Dancing Astronaut Presents 5 Under 5k: Vol. 13
5 Under 5k is a feature on Dancing Astronaut dedicated to spotlighting talented upcoming and undiscovered artists who we believe deserve more exposure. Each edition of 5 Under 5k will highlight five artists from a wide variety of genres with under 5,000 followers on SoundCloud (at the time of writing).
As one of the most sought-after controllerists in the live music world, Alluxe (2,197 followers) has already worked with some of the music industry’s biggest acts. The skilled technician has programmed and designed shows for a variety of big names, including Kanye West, The Weeknd, Bon Iver, and legendary keyboardist Herbie Hancock. Alluxe has taken on duties which include editing the sound of these heavyweights in concert, and providing live effects throughout their sets.
Alluxe’s talents transcend the work she’s lent to larger artist’s, however. The producer recently released a five-track EP entitled Contrast, which fittingly features compositions which draw inspiration from her eclectic collection of influences. Throughout the release, Alluxe contrasts classical with bass music (most notably in “U + I” and “Chirp”), hip hop with world music (present in “On My Own” and “Work My Body”) and explores further unique musical combinations. With this EP, Alluxe reveals her strong abilities as an artist in her own right, having already proven her capabilities for enhancing the performances of household names.
Up-and-coming LA producer Jace Mek (3,584 followers) is a stylish sound design monster who is rapidly approaching a groundbreaking status. His synths are sometimes harsh, but always fascinating, unique, and well-designed. These sonic experimentations provide the substance for most of the young producer’s tracks and perfectly complement his minimal tech house sound, giving them a powerfully dark and twisted feeling that is furthered by heavily-affected vocal samples.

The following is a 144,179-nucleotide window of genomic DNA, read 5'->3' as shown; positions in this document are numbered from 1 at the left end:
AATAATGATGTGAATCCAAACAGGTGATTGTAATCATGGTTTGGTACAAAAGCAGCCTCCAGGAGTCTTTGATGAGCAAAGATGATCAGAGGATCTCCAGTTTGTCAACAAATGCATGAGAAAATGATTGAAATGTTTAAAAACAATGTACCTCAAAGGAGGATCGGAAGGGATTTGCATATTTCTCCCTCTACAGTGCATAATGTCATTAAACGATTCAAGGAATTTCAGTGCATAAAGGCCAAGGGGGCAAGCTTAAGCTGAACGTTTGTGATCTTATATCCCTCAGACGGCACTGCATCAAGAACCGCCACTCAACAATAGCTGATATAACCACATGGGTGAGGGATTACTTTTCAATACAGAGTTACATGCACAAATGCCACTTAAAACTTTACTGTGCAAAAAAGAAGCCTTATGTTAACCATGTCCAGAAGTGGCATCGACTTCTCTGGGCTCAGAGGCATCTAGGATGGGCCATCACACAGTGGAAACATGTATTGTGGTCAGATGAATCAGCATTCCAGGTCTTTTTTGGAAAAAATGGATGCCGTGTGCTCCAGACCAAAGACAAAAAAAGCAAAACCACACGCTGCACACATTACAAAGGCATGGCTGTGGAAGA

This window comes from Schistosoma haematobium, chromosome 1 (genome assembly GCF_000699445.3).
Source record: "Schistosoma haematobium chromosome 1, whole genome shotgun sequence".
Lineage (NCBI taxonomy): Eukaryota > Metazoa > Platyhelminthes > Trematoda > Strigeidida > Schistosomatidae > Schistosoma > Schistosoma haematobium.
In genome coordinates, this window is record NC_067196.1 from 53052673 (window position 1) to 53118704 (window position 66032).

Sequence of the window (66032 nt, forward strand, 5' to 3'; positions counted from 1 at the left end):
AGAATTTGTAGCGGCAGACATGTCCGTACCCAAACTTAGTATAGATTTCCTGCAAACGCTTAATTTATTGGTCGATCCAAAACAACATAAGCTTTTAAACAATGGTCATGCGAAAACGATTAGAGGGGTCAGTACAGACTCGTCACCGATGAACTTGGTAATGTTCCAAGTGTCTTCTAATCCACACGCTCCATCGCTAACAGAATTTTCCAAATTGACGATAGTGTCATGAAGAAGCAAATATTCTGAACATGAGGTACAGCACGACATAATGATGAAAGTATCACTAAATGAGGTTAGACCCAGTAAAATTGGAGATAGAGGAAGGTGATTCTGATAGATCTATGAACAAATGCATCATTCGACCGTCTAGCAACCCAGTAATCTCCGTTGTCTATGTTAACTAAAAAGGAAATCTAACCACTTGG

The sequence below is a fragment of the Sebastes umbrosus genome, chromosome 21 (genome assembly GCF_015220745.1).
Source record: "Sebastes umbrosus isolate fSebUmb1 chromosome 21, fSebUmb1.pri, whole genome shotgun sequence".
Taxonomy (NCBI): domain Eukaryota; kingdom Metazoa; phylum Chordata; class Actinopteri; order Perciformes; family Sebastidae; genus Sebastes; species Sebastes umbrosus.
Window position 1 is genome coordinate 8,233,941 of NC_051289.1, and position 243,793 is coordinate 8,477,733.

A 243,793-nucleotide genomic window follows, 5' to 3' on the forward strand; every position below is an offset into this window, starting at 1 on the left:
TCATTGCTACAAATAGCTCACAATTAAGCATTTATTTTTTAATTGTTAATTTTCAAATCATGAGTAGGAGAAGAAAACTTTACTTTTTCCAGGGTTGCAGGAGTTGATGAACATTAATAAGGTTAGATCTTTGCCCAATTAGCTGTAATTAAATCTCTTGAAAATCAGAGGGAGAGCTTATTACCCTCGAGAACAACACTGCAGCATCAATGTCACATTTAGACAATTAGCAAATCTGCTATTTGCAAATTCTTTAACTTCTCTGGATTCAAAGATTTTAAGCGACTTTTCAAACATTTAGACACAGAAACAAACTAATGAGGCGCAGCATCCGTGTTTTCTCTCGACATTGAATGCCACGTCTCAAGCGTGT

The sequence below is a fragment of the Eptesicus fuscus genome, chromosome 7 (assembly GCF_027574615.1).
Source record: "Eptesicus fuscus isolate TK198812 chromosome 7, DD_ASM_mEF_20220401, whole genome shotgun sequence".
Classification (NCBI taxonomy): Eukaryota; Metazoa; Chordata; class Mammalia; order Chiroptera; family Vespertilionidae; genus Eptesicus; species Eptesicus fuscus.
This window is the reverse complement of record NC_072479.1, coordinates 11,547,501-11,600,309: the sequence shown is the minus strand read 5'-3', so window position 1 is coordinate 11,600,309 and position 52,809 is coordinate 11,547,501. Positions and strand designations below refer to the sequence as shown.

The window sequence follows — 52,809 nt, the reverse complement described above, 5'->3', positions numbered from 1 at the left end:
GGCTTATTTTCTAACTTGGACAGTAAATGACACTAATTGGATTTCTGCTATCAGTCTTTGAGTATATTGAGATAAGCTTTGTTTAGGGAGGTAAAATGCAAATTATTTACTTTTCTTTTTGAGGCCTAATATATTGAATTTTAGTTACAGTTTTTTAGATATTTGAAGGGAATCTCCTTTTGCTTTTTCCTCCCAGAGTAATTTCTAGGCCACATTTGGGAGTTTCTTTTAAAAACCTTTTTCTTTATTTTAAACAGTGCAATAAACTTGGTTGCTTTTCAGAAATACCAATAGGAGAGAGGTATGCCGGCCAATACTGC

“Understand,” is a perfect example of the features mentioned above. With only a handful of layers being mixed at any given time, the heavy, balanced bass shines through miraculously, underpinning some absolutely alien synth design that keeps the listening ear busy. It’s unsurprising that larger names like Dillon Francis and Porter Robinson have already supported Jace Mek’s work.
Following the tech house trail further into the realm of techno brings a trio from the great country of Germany: Township Rebellion (3,394 followers). This group of talented artists display a compendium of styles tastefully and ergonomically packaged for complete listening pleasure.
Although the SoundCloud version of “Charlotte” cuts off early, it leaves a resounding impression even in its truncated form. After its intro the track opens up an ethereal world full of emotional threads that can be picked up and followed easily. Soon an absurdly groovy, but ominously hard-hitting beat emerges, brilliantly taking control of the piece. “Charlotte” is available in its entirety here.
A new addition to the Dirtybird roster, Wood Holly (4,504 followers) is another artist that is undoubtedly on the brink of gaining some real traction. His sound spans many of the sub-genres within the house umbrella, from deep, to tech, to acid, and beyond. Although the producer seems to still be developing a signature sound, he has taken advantage of the freedom that his lack of categorization provides, exploring a greater range of stylistic variations than most producers.
Wood Holly’s most recent release, “Ass Out,” leans a toward the deep side, retains a high energy, driven by buoyant sensibilities more aligned with a jackin’ house sound. To showcase the producer’s diverse range of influences, we’ve provided the original mix of “Ass Out” as well as his acid house VIP, respectively, below.
Parisian indie band Saavan (3,405 followers) closes this list out on a toned down note with their spectacular new track “Hide.” As the titular track from their debut album, released on the Yunizon imprint, “Hide” spells an incredibly bright future for Saavan.
“Hide” is one of the rare songs that walks the line between sad and happy, and is, at times, a careful balance of both essences at once. The song’s lyrics speak to the virtues of being alone, particularly when one desires solitude. Mellifluous vocals float among subtle atmospheres and textured reverb, all on top of a slow, consistent beat that keeps the track’s laid back energy moving forward all the way until its end.